June 24th, 2024

Pickleball starting to cause a racket

By Dale Woodard on August 21, 2021.

Southern Alberta is producing its share of pickleball medallists.

Given the upcoming renovations to the pickleball courts on the north side that are coming thanks to approval for a Capital Improvement Project from the City of Lethbridge, the timing couldn’t be better.

And don’t suggest it’s just a sport for older, retired people, either.

In fact, it was the younger demographic that hit the podium recently as the mixed doubles tandem of Stacey and Tyler Keraiff captured gold at the Canadian Championship in the 3.0 35-49 mixed doubles age group earlier this month in Red Deer.

At provincials in Spruce Grove, Coaldale’s Richard and Val Boras won provincials in the 3.0 60-plus mixed division.

In Medicine Hat, the tandem of Trent Rougeau and Logan Siebert took home silver, while in the U.S. Klaus Witzke – who is also the president of the Lethbridge Pickleball Club – won silver at the Crown of the Continent Tournament in Big Fork, Montana playing alongside Tom Reay.

“Pickleball is number rating,” said Witzke, adding 1.5 to 2 is beginners, 3 to 3.5 is intermediate and the better players are four and above.

With the slew of local medals comes a youth movement in the sport.

“Trent and Logan are both in their early-30s,” said Witzke.

“A lot of people think our sport is more for retired people, but you can see with the age groups coming through now that it’s a sport that can be played by the whole family. It’s one we’re trying to promote in southern Alberta and as the Lethbridge Pickleball Club. We give lessons and we’re going to hold more beginner clinics if people want to get ahold us.”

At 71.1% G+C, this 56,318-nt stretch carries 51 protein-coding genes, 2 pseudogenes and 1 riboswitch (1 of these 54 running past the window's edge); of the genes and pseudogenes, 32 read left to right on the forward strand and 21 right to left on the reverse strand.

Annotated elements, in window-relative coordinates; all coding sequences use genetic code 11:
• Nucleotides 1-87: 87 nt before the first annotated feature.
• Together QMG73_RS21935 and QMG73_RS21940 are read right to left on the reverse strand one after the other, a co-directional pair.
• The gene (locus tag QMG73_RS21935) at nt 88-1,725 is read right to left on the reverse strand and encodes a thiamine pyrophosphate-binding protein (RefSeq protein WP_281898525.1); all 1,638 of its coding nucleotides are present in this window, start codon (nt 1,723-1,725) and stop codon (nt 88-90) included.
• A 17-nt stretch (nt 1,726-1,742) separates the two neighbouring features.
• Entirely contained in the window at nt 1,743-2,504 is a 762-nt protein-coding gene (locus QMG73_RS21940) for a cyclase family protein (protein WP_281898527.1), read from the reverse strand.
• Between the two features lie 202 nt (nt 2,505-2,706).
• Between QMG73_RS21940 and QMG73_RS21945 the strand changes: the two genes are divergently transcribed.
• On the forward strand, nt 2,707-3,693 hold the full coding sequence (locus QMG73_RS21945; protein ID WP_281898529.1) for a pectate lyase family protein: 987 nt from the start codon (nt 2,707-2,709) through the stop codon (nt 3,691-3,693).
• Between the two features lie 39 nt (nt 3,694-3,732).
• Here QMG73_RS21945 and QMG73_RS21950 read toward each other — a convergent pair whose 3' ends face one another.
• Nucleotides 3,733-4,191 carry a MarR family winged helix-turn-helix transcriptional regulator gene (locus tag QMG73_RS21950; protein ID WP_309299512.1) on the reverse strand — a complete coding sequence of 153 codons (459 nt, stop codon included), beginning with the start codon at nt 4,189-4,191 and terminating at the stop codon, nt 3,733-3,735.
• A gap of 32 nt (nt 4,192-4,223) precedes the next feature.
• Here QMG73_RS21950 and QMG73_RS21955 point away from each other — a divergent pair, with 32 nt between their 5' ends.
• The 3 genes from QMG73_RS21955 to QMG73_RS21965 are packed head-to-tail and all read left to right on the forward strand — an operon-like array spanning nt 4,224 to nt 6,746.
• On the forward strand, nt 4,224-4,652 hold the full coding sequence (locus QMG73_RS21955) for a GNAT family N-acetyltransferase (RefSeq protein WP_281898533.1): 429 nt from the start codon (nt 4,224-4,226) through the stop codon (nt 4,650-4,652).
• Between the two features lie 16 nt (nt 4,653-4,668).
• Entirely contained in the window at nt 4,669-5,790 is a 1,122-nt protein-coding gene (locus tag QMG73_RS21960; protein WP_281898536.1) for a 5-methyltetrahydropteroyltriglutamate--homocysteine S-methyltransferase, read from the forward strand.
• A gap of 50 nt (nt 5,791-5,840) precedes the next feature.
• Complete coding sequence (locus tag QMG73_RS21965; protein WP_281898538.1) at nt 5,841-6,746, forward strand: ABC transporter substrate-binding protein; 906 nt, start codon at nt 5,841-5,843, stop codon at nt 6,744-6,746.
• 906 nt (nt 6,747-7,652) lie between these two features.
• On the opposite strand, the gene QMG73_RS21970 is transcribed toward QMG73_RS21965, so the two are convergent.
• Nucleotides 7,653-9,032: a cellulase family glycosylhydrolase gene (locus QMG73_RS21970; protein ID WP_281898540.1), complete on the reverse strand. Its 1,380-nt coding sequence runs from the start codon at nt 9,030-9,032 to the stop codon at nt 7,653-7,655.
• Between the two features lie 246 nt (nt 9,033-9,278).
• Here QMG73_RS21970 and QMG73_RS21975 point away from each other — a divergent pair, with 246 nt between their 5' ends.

New members will be joining at the right time with the Lethbridge Pickleball Club receiving approval for a $650,000 CIP from the City to go toward the courts at Legacy Park.

“There are six courts right now at Legacy Park in north Lethbridge,” said Witzke.

“Those six courts are going to be re-purposed. So what they’re going to do is give us windscreens and put the proper surfacing down. There’s a painted surface that goes on there that is more of a rubber-ized type of surface. They’re also going to build six additional courts. By next summer we’re going to have 12 regulation-style courts that you can hold tournaments on and possibly provincials and things like that. There are four courts in Coaldale that have the windscreen and the plexi-pave surface.”

Pickleball is half of a tennis court, said Witzke.

“We play with paddles and wiffle balls, balls with holes in them.

“We’re holding clinics right now on all skill levels. It’s not that expensive to join the pickleball club. Last year we only charged $15 and part of that money goes to Pickleball Alberta and Canada (for insurance purposes).”

Those interested in joining can email Witzke at president@lethbridgepickleballclub.ca or visit the Lethbridge Pickleball Club’s website.

“Once you join the pickleball club you can have access the court times,” said Witzke.

“In the wintertime we play indoors and most of us play at the Seniors Centre. The Lethbridge Seniors Centre has six courts. Usually in October we transition as it gets colder. Last year, people played outdoor in December. You just bundle up a little bit more.”

Witzke said the club will probably hold clinics in the winter time as well.

“The only way to grow your sport is to do a youth movement. If anybody is interested, we would be more than willing to help them learn the sport and give them lessons. We have lots of people who are more than willing to assist other people.”

Witzke said the Lethbridge Pickleball Club and the Coaldale Club have over 100 members, though some of those are shared.

“But it’s exploding. It’s not just a retired game, all ages are taking part,” he said.

“It’s a good workout. You’re getting all your cardio and movement. It’s like badminton. The strategy is similar.”

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